For the uninitiated, the World Cup of Hockey is a bit of a weird tournament. It’s international and at least wants to hold the same weight as the Olympics — but it’s not the Olympics. I don’t just mean it doesn’t come with the same cache, it comes with a whole different set of rules than we’re used to seeing in International Hockey.
So let’s answer some frequently asked questions about the tournament and get everyone up to speed on what we’ll be getting ourselves into over the next couple weeks.
Why the World Cup of Hockey instead of the Olympics?
Okay, so I’m begging the question here. NHL players may still play in the Olympics in 2018, but don’t count on it. The NHL has been unhappy with its players participating in the Olympics for years, in part because it disrupts the NHL season and because there’s no monetary incentive for the NHL or its players to participate.
This tournament solves both of those problems. As the World Cup of Hockey is sponsored by the NHL and NHLPA, the players and league should actually make some money on this thing if it’s a success. Making it a preseason tournament also keeps it from screwing up the league schedule.
Where is the tournament being held?
At the Air Canada Center in Toronto.
Will the tournament use NHL rules and rinks?
Yup! The game will be identical to what you see in the NHL.
Who’s in this tournament?
There are two groups of four teams each, they are as follows:
Team North America
Team Europe? North America? What the hell?
I know, I know, it’s pretty stupid. Team Europe is an all-star team of players from European countries that don’t get to play in the tournament. Anze Kopitar is on this team, for instance. As for Team North America, that’s filled with under-25 year old players from Canada, the United States and Mexico, I guess. Connor McDavid is doing his thing there.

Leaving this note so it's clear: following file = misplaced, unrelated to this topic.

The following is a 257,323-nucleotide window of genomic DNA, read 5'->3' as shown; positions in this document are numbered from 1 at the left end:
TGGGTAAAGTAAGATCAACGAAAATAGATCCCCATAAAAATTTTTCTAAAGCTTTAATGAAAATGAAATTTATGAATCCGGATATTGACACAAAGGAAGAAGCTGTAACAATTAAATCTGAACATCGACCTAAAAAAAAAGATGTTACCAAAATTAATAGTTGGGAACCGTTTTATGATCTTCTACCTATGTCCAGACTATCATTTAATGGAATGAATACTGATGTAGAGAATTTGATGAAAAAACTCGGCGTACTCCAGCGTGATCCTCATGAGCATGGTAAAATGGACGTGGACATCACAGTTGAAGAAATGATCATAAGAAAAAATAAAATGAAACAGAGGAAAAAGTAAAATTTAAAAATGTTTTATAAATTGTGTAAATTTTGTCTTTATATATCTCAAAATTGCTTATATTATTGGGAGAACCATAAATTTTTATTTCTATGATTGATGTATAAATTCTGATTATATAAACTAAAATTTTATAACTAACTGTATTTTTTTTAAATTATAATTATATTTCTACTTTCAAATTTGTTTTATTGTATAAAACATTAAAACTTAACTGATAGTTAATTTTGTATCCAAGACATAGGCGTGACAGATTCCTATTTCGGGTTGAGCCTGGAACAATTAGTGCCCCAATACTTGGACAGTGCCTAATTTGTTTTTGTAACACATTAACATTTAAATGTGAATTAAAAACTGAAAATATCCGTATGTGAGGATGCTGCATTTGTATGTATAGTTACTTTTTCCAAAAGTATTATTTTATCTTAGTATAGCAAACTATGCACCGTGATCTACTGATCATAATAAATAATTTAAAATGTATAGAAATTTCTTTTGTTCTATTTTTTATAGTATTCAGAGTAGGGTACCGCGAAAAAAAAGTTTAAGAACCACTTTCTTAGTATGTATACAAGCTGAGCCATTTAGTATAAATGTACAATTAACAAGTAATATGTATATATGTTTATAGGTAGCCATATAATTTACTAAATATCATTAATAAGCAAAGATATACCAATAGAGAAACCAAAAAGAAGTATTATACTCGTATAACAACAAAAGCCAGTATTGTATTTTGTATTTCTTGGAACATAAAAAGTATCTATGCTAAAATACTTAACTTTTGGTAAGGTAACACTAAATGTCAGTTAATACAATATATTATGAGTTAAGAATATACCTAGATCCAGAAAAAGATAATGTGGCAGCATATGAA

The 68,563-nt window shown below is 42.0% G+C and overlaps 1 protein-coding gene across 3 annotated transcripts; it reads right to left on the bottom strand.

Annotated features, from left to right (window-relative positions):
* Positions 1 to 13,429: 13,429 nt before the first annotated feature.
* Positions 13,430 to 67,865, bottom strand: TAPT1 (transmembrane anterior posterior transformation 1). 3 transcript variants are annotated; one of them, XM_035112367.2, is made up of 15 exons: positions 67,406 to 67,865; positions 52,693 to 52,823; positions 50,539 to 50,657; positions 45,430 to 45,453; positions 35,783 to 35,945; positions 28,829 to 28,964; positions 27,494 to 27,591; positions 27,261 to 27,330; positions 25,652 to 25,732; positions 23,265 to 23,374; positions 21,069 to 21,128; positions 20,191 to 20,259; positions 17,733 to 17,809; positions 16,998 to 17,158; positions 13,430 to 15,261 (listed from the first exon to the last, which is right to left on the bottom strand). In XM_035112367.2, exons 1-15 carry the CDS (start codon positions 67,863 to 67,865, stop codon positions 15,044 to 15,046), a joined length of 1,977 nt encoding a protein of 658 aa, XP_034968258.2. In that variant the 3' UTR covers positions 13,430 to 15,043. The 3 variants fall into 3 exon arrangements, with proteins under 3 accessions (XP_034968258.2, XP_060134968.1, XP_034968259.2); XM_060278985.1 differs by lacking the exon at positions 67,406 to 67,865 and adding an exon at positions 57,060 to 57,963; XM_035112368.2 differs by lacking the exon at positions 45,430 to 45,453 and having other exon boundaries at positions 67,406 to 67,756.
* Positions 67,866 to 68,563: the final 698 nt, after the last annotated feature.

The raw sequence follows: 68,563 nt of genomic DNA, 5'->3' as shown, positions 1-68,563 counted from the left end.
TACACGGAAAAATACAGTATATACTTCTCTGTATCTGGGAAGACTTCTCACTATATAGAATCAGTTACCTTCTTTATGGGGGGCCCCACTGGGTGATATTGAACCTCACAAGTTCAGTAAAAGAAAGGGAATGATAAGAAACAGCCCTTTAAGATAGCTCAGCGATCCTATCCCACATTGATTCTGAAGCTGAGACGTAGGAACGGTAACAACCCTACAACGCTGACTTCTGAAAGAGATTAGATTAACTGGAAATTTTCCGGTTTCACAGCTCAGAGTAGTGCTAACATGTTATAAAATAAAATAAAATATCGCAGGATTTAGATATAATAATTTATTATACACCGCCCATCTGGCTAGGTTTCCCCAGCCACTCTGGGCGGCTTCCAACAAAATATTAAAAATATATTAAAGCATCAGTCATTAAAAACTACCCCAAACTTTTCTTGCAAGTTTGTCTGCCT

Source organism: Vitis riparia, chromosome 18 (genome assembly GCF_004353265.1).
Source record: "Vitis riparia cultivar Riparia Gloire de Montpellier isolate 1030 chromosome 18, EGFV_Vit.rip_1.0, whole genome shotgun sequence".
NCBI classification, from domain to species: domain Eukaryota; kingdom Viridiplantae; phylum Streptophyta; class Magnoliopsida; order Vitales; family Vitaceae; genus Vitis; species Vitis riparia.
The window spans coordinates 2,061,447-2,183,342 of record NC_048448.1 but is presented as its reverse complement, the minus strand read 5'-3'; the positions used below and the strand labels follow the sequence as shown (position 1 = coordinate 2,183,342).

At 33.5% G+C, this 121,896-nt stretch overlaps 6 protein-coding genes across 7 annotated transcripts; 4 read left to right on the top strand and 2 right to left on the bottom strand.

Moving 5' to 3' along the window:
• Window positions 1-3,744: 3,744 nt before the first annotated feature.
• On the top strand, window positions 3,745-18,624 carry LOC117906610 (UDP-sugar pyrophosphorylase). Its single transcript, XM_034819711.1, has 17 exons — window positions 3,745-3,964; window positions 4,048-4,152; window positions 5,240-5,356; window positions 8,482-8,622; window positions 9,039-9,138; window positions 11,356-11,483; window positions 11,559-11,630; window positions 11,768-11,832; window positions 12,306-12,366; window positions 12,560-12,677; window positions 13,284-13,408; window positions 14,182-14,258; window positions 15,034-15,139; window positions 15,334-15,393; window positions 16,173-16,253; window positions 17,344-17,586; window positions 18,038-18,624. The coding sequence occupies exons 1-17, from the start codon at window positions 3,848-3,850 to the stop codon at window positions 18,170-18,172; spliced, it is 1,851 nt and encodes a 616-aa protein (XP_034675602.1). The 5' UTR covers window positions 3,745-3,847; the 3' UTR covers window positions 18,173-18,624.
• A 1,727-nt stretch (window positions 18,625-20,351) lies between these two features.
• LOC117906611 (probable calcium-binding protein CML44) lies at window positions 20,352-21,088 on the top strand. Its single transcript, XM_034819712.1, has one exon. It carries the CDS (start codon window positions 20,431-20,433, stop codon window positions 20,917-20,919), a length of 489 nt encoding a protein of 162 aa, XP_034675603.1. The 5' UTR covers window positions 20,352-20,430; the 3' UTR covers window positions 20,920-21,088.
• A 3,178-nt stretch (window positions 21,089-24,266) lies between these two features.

How many players are on each team?
23! 20 skaters and three goaltenders.
How do you win this thing anyway?
Great question! The top two teams from each group advance to the semis. It’s a winner-take-all game between a Group Winner and the second place team from the other group. The finals are a best-of-three series between the winners of the semifinal games.
Canada’s gonna win this stupid thing, right?
Are there Sharks playing, at least?
Hell yeah! Joe Thornton, Logan Couture, Brent Burns and Marc-Edouard Vlasic are all playing for Team Canada and Joe Pavelski is the captain on Team USA! Mikkel Boedker is on Team Europe and Joonas Donskoi is playing for Finland. So there are plenty of ways to watch your favorite Sharks early!
Okay, I’m in. Where can I watch it and when?
All of the games will be on the ESPN Family of Networks. I know! Hockey back on ESPN! Crazy! The bad news is that not all of the games will be on ESPN or ESPN2, because, you know, they’re not THAT committed to hockey. Here’s the schedule (all times Pacific):
Preliminary Round (round-robin)
Saturday, Sept. 17
Team Europe vs. Team USA, 12:30 p.m., ESPN2
Team Canada vs. Team Czech Republic, 5 p.m., ESPNEWS
Sunday, Sept. 18
Team Russia vs. Team Sweden, noon, ESPN
Team Finland vs. Team North America, 5 p.m., ESPN2
Monday, Sept. 19
Team Czech Republic vs. Team Europe, noon, ESPN2
Team North America vs. Team Russia, 5 p.m., ESPN2
Tuesday, Sept. 20
Team Finland vs. Team Sweden, noon, ESPN
Team Canada vs. Team USA, 5 p.m., ESPN
Wednesday, Sept. 21
Team North America vs. Team Sweden, noon, ESPN
Team Canada vs. Team Europe, 5 p.m., ESPN2
Thursday, Sept. 22
Team Finland vs. Team Russia, noon, ESPN
Team Czech Republic vs. Team USA, 5 p.m., ESPN2
Semifinals (single elimination)
Saturday, Sept. 24
Group A1 vs. Group B2, 4 p.m., ESPN2
Sunday, Sept. 25
Group B1 vs. Group A2, 10 a.m., ESPN
Tuesday, Sept. 27
Final Game 1, 5 p.m., ESPN
Thursday, Sept. 29
Final Game 2, 5 p.m., ESPN2
Saturday, Oct. 1
Final Game 3, 4 p.m., ESPN2 (if necessary)